The Ørteren lake on the Hardangervidda, one of Norways premier snowkite spots, is frozen from December until May

When a browser update breaks… your native app (for a change)

tl;dr: a Chrome 56 update broke our iOS and Android apps: Video started freezing. A post-mortem with an interesting twist at the end. And I got waffles.

As I pointed out a couple of times before, browser updates sometimes break things. And of course, it happened again. Shortly after Chrome 56 rolled out, we got some reports of video in our iOS app freezing. I am very much in favor of things freezing when it comes to lakes, but not so much with video.

Luckily, our very own Ingrid experienced this and reported it to us. This allowed us to gather information and reproduce it in our local environment.

What happened?

Chrome stopped sending video at some point during the session. Audio was still flowing and video was received so the ICE connection was still up. Initially the Chrome logs looked like the bandwidth estimate had gone to 0 which seems like a bad thing:

[54753:34551:0222/153138.975001:INFO:webrtcvideoengine2.cc(1363)] Call stats: 384720583, {send_bw_bps: 49273, recv_bw_bps: 497332, max_pad_bps: 0, pacer_delay_ms: 0, rtt_ms: 291}
...
[54753:34551:0222/153149.138986:INFO:webrtcvideoengine2.cc(1363)] Call stats: 384730747, {send_bw_bps: 13744, recv_bw_bps: 373259, max_pad_bps: 0, pacer_delay_ms: 8014, rtt_ms: 292}
...
[54753:34551:0222/153142.881818:VERBOSE1:rtcp_receiver.cc(980)] Incoming REMB: 0

But we found some cases where it was freezing and the bandwidth estimate looked normal. Looking at the graphs from chrome://webrtc-internals we found another commonality:

The bitsSentPerSecond, framesEncoded and packetsSentPerSecond values dropped (or did not increase) at the point when a packet was lost and Chrome 56 did not send any more video.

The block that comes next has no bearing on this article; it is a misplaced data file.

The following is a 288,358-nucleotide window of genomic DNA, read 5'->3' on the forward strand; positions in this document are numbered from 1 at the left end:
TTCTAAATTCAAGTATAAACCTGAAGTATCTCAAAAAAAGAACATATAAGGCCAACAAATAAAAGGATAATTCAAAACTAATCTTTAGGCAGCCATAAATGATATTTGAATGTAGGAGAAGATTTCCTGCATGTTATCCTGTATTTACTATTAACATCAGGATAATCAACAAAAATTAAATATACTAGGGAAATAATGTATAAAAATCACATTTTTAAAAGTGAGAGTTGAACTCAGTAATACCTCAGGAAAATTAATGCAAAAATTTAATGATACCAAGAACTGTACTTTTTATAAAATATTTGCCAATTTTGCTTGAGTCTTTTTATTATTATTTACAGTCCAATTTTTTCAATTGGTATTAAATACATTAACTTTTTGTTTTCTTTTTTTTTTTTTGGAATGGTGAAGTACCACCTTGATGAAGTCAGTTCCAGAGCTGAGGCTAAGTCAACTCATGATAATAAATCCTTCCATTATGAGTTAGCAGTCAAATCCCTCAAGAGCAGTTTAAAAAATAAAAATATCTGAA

When there is packet loss, the typical behaviour is to send a NACK packet, asking the sender to resend a certain packet. The resend of the packet uses a mechanism called RTX which stands for retransmission.

Now when something changes between browser versions it is a reasonable to assume that the change is documented in the change log. And the M56 webrtc release notes highlight the following:

Old RED/RTX workarounds removed
This release removes some old workarounds relating to RED over RTX, which were temporarily introduced to mitigate a bug in older Chrome versions. The workaround removal does not affect developers using the default SDP. Developers that munge the SDP with respect to RED and/or RTX, however, now need to ensure that RED over RTX is explicitly enabled, if so desired.

I read that earlier and asked a couple of questions but was not concerned since we do not munge the SDP with respect to RED or RTX.

And yet I had a gut feeling that this might be the cause of the issue we were seeing. Also the error did not reproduce in Firefox and with our SFU. So in order to verify whether it is related to RTX/RED we mangled the SDP and removed the RTX and RED “codecs” from the offer sent by our web client to the iOS application. And that stopped the video freezes.